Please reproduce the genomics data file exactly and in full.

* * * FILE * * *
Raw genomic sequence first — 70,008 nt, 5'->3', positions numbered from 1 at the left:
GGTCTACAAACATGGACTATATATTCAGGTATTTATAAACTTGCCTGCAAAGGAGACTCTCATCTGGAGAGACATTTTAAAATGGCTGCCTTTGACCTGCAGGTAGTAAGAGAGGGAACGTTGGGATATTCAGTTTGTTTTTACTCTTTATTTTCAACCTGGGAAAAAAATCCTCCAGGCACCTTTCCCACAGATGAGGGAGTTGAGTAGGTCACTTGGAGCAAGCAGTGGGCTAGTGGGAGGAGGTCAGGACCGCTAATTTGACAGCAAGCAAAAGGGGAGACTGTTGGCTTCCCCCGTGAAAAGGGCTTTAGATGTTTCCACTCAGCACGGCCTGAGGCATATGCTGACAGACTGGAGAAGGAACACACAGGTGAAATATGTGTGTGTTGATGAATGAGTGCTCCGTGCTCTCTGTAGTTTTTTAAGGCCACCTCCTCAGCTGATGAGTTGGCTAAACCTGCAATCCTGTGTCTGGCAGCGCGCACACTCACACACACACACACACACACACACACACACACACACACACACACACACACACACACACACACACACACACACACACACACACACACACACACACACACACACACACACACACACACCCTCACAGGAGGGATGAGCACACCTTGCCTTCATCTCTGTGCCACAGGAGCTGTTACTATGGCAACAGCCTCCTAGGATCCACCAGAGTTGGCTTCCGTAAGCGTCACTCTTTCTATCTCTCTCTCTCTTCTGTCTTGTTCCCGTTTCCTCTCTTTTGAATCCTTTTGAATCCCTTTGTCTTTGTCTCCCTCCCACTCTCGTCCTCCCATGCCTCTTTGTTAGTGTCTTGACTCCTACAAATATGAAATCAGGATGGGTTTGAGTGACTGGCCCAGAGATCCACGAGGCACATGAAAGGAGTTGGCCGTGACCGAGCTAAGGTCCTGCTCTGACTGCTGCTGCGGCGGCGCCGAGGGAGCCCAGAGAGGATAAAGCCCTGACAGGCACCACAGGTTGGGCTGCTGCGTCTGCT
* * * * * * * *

Raw genomic sequence first — 70,008 nt, 5'->3', positions numbered from 1 at the left:
GGTCTACAAACATGGACTATATATTCAGGTATTTATAAACTTGCCTGCAAAGGAGACTCTCATCTGGAGAGACATTTTAAAATGGCTGCCTTTGACCTGCAGGTAGTAAGAGAGGGAACGTTGGGATATTCAGTTTGTTTTTACTCTTTATTTTCAACCTGGGAAAAAAATCCTCCAGGCACCTTTCCCACAGATGAGGGAGTTGAGTAGGTCACTTGGAGCAAGCAGTGGGCTAGTGGGAGGAGGTCAGGACCGCTAATTTGACAGCAAGCAAAAGGGGAGACTGTTGGCTTCCCCCGTGAAAAGGGCTTTAGATGTTTCCACTCAGCACGGCCTGAGGCATATGCTGACAGACTGGAGAAGGAACACACAGGTGAAATATGTGTGTGTTGATGAATGAGTGCTCCGTGCTCTCTGTAGTTTTTTAAGGCCACCTCCTCAGCTGATGAGTTGGCTAAACCTGCAATCCTGTGTCTGGCAGCGCGCACACTCACACACACACACACACACACACACACACACACACACACACACACACACACACACACACACACACACACACACACACACACACACACACACACACACACACACACACACACACACACCCTCACAGGAGGGATGAGCACACCTTGCCTTCATCTCTGTGCCACAGGAGCTGTTACTATGGCAACAGCCTCCTAGGATCCACCAGAGTTGGCTTCCGTAAGCGTCACTCTTTCTATCTCTCTCTCTCTTCTGTCTTGTTCCCGTTTCCTCTCTTTTGAATCCTTTTGAATCCCTTTGTCTTTGTCTCCCTCCCACTCTCGTCCTCCCATGCCTCTTTGTTAGTGTCTTGACTCCTACAAATATGAAATCAGGATGGGTTTGAGTGACTGGCCCAGAGATCCACGAGGCACATGAAAGGAGTTGGCCGTGACCGAGCTAAGGTCCTGCTCTGACTGCTGCTGCGGCGGCGCCGAGGGAGCCCAGAGAGGATAAAGCCCTGACAGGCACCACAGGTTGGGCTGCTGCGTCTGCT